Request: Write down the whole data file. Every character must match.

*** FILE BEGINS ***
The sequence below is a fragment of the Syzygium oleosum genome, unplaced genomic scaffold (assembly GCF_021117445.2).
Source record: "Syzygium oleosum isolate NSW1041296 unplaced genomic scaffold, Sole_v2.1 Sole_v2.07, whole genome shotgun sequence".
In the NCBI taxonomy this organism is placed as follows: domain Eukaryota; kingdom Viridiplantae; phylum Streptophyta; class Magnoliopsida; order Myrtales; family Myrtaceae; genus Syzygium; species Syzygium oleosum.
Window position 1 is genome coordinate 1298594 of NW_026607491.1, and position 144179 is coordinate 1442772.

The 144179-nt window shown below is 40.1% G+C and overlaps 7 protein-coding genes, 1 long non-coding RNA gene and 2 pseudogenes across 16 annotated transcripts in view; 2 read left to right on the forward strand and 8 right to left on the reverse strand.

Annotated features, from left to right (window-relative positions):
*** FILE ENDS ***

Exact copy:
The sequence below is a fragment of the Syzygium oleosum genome, unplaced genomic scaffold (assembly GCF_021117445.2).
Source record: "Syzygium oleosum isolate NSW1041296 unplaced genomic scaffold, Sole_v2.1 Sole_v2.07, whole genome shotgun sequence".
In the NCBI taxonomy this organism is placed as follows: domain Eukaryota; kingdom Viridiplantae; phylum Streptophyta; class Magnoliopsida; order Myrtales; family Myrtaceae; genus Syzygium; species Syzygium oleosum.
Window position 1 is genome coordinate 1298594 of NW_026607491.1, and position 144179 is coordinate 1442772.

The 144179-nt window shown below is 40.1% G+C and overlaps 7 protein-coding genes, 1 long non-coding RNA gene and 2 pseudogenes across 16 annotated transcripts in view; 2 read left to right on the forward strand and 8 right to left on the reverse strand.

Annotated features, from left to right (window-relative positions):